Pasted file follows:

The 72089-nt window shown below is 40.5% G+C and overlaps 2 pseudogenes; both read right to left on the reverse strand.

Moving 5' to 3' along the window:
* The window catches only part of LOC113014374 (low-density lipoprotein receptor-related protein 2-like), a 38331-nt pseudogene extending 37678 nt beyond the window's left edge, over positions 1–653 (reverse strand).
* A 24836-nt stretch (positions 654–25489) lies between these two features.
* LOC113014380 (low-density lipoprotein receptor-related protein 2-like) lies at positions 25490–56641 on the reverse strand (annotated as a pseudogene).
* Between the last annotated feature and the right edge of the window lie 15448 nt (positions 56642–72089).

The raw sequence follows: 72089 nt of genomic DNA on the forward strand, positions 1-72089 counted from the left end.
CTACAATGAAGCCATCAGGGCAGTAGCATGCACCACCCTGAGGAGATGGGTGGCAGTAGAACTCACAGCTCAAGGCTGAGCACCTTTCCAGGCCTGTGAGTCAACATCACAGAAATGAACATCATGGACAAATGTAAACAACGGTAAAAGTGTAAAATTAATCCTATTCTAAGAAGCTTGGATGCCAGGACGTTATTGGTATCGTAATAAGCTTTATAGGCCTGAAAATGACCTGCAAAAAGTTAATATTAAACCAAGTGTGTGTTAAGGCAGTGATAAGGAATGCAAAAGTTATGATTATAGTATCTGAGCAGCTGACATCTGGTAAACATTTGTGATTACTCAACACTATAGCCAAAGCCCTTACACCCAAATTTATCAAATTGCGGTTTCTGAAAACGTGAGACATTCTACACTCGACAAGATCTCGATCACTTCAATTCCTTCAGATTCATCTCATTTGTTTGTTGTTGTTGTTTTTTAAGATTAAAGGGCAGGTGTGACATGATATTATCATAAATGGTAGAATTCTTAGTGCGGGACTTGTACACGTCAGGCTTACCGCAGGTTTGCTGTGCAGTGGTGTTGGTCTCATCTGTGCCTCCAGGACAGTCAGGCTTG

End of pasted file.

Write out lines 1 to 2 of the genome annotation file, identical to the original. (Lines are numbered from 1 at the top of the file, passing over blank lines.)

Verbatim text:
The 72089-nt window shown below is 40.5% G+C and overlaps 2 pseudogenes; both read right to left on the reverse strand.

Moving 5' to 3' along the window: